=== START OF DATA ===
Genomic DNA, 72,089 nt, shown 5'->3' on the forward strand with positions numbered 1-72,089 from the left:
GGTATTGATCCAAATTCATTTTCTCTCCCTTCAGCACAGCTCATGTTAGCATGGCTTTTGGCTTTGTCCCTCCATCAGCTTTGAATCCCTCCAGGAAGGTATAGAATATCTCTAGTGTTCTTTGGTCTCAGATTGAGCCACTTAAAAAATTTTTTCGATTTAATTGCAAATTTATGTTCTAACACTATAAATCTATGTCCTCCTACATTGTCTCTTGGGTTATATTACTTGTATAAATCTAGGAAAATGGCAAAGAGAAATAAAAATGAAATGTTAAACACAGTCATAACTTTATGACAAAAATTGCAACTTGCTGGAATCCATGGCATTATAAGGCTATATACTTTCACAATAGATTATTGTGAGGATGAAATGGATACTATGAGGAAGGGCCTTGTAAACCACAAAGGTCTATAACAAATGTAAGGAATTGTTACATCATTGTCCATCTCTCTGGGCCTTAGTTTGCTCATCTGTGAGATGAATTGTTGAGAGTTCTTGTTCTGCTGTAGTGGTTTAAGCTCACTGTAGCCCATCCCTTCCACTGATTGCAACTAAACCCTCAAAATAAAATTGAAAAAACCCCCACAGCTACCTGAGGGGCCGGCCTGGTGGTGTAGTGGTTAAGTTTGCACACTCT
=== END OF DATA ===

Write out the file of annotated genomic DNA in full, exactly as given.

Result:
Genomic DNA, 72,089 nt, shown 5'->3' on the forward strand with positions numbered 1-72,089 from the left:
GGTATTGATCCAAATTCATTTTCTCTCCCTTCAGCACAGCTCATGTTAGCATGGCTTTTGGCTTTGTCCCTCCATCAGCTTTGAATCCCTCCAGGAAGGTATAGAATATCTCTAGTGTTCTTTGGTCTCAGATTGAGCCACTTAAAAAATTTTTTCGATTTAATTGCAAATTTATGTTCTAACACTATAAATCTATGTCCTCCTACATTGTCTCTTGGGTTATATTACTTGTATAAATCTAGGAAAATGGCAAAGAGAAATAAAAATGAAATGTTAAACACAGTCATAACTTTATGACAAAAATTGCAACTTGCTGGAATCCATGGCATTATAAGGCTATATACTTTCACAATAGATTATTGTGAGGATGAAATGGATACTATGAGGAAGGGCCTTGTAAACCACAAAGGTCTATAACAAATGTAAGGAATTGTTACATCATTGTCCATCTCTCTGGGCCTTAGTTTGCTCATCTGTGAGATGAATTGTTGAGAGTTCTTGTTCTGCTGTAGTGGTTTAAGCTCACTGTAGCCCATCCCTTCCACTGATTGCAACTAAACCCTCAAAATAAAATTGAAAAAACCCCCACAGCTACCTGAGGGGCCGGCCTGGTGGTGTAGTGGTTAAGTTTGCACACTCT